Drinks in the Kitchen
We stood right in the middle of the kitchen, between the bar area and the prep station, and right next to Chef Carlisle himself, who introduced himself gratefully and welcomed us into his kitchen. Our drinks arrived first; slushy old-fashioneds were the drink of choice that evening, in two flavors: strawberry and watermelon. Boy, were they strong, but they felt good in the heat of the kitchen area, and tasted great. I may be a big watermelon fan, but the strawberry was definitely superior in my book.
The Main Event
After a short wait, our ramen came directly off the line and straight to us. Flanked with two spoons and two sets of chopsticks, and loaded up with everything, it truly was worth every second of waiting and every penny spent (and at only $10 a bowl, it’s probably worth much more than that). The noodles were slightly firm and bite-y, and the broth filled the mouth with that sort of oily, salty, savory warmth and velvety mouthfeel that comes from a well-prepared stock. The seven-minute soy eggs were soft and silky and delightful, with excellent color and a lovely smooth yolk texture, and the pork cutlet nearly fell apart in the mouth. Sydney isn’t a big fan of mushrooms due to texture, but she still (barely) tried one, and said how much she loved the taste, which was earthy, savory, and almost a little sweet. (I thought the texture was perfect, just into chewy territory, and not limp.) There was something else I wasn’t able to identify, some sort of algae or seaweed with a tart, almost lemony flavor, and the appearance of steamed kale, and it added a nice touch of acidity to balance out the rest of the dish.
After the Meal
After we had finished our meal and squared away the bill (only $30 for everything), we had a brief opportunity to chat with the staff, including a (slightly-off, in my opinion) comment from Sydney that one of the chefs has Tim Curry’s eyes, which resulted in the chefs pulling their phones and heatedly debating whether or not her claim was true. (Sorry, honey, I beg to disagree.) One of the ladies at the bar was celebrating her birthday that day, so the chef grabbed a small block of some sort of dessert from the chill chest, topped it with a candle, and the whole restaurant sang Happy Birthday to her. Afterwards, we stuck around a bit longer to take pictures with the chef, then headed out at around 1am to grab a pint of ice cream for dessert.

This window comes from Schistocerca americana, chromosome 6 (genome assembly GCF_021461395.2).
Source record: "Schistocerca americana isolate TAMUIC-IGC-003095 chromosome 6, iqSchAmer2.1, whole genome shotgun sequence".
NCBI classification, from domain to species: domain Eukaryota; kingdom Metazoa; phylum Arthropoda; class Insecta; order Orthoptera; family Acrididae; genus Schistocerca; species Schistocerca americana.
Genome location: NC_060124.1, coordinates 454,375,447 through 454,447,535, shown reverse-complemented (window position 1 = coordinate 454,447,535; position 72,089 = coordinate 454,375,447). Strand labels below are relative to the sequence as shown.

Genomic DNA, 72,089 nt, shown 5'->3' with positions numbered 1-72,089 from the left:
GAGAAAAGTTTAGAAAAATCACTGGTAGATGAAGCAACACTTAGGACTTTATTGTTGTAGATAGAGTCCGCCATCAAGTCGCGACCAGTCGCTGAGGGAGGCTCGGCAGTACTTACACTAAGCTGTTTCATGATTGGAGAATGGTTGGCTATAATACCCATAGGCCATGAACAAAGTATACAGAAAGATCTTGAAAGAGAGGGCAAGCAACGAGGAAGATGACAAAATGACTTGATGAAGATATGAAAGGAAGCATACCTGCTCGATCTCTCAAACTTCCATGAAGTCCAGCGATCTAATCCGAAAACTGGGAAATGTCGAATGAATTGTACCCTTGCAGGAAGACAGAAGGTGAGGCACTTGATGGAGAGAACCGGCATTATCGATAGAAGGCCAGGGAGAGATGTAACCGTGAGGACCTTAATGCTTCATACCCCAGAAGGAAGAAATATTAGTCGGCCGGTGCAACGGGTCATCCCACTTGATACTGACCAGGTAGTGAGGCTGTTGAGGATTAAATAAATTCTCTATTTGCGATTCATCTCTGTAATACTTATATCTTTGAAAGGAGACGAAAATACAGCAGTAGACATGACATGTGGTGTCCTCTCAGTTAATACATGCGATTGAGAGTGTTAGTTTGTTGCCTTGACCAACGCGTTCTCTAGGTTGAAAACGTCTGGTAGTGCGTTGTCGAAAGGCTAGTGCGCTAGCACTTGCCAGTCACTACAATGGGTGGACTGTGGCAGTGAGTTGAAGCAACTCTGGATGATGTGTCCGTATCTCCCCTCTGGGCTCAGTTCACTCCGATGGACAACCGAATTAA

Special thanks to Chef Carlisle for opening up his restaurant to us and the many other hungry visitors that night, and for letting us talk and take pictures and be a bother. There may be an interview coming up in the near future, but we’ll have to wait and see how it works with everyone’s schedules.
Until next time, Milwaukee!
DISCLAIMER: As past readers will know, Sydney has a very mild soy allergy. While it’s usually not a good idea to feed ramen to anyone with a soy allergy, Sydney and I both know her tolerance level and how to prevent and minimize attacks, and she was perfectly fine afterwards due to the relatively low levels of soy in Chef Carlisle’s preparation, as well as the fact that we split a single bowl, avoided feeding her the soy eggs, and minimized how much of the broth she ate. We notified the Chef ahead of ordering, and he was very attentive to her needs, and able to indicate to us the obvious sources of soy. Feed Me, Milwaukee does not endorse deliberately eating foods you are allergic to, under any circumstances, and Chef Carlisle did everything in his power to ensure she was never in any danger.